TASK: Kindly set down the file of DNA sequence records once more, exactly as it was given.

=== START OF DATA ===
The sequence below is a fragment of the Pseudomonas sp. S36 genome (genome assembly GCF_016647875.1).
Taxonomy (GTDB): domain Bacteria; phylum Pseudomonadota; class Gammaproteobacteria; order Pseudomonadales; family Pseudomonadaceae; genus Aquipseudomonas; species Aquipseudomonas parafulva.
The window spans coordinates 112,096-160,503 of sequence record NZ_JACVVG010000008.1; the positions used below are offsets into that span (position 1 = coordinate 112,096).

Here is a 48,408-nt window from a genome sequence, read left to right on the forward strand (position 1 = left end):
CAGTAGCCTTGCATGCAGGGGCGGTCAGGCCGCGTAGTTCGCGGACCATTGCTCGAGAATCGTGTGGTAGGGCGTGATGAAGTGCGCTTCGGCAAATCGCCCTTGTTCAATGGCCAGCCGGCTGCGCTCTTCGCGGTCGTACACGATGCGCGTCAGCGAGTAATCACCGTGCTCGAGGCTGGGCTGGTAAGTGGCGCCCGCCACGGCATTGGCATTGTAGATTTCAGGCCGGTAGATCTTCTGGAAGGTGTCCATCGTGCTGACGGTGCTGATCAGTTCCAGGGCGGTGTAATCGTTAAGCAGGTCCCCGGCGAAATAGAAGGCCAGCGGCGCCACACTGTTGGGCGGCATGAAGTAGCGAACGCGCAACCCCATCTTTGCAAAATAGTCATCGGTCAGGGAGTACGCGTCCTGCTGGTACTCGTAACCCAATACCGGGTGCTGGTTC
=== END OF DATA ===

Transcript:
The sequence below is a fragment of the Pseudomonas sp. S36 genome (genome assembly GCF_016647875.1).
Taxonomy (GTDB): domain Bacteria; phylum Pseudomonadota; class Gammaproteobacteria; order Pseudomonadales; family Pseudomonadaceae; genus Aquipseudomonas; species Aquipseudomonas parafulva.
The window spans coordinates 112,096-160,503 of sequence record NZ_JACVVG010000008.1; the positions used below are offsets into that span (position 1 = coordinate 112,096).

Here is a 48,408-nt window from a genome sequence, read left to right on the forward strand (position 1 = left end):
CAGTAGCCTTGCATGCAGGGGCGGTCAGGCCGCGTAGTTCGCGGACCATTGCTCGAGAATCGTGTGGTAGGGCGTGATGAAGTGCGCTTCGGCAAATCGCCCTTGTTCAATGGCCAGCCGGCTGCGCTCTTCGCGGTCGTACACGATGCGCGTCAGCGAGTAATCACCGTGCTCGAGGCTGGGCTGGTAAGTGGCGCCCGCCACGGCATTGGCATTGTAGATTTCAGGCCGGTAGATCTTCTGGAAGGTGTCCATCGTGCTGACGGTGCTGATCAGTTCCAGGGCGGTGTAATCGTTAAGCAGGTCCCCGGCGAAATAGAAGGCCAGCGGCGCCACACTGTTGGGCGGCATGAAGTAGCGAACGCGCAACCCCATCTTTGCAAAATAGTCATCGGTCAGGGAGTACGCGTCCTGCTGGTACTCGTAACCCAATACCGGGTGCTGGTTC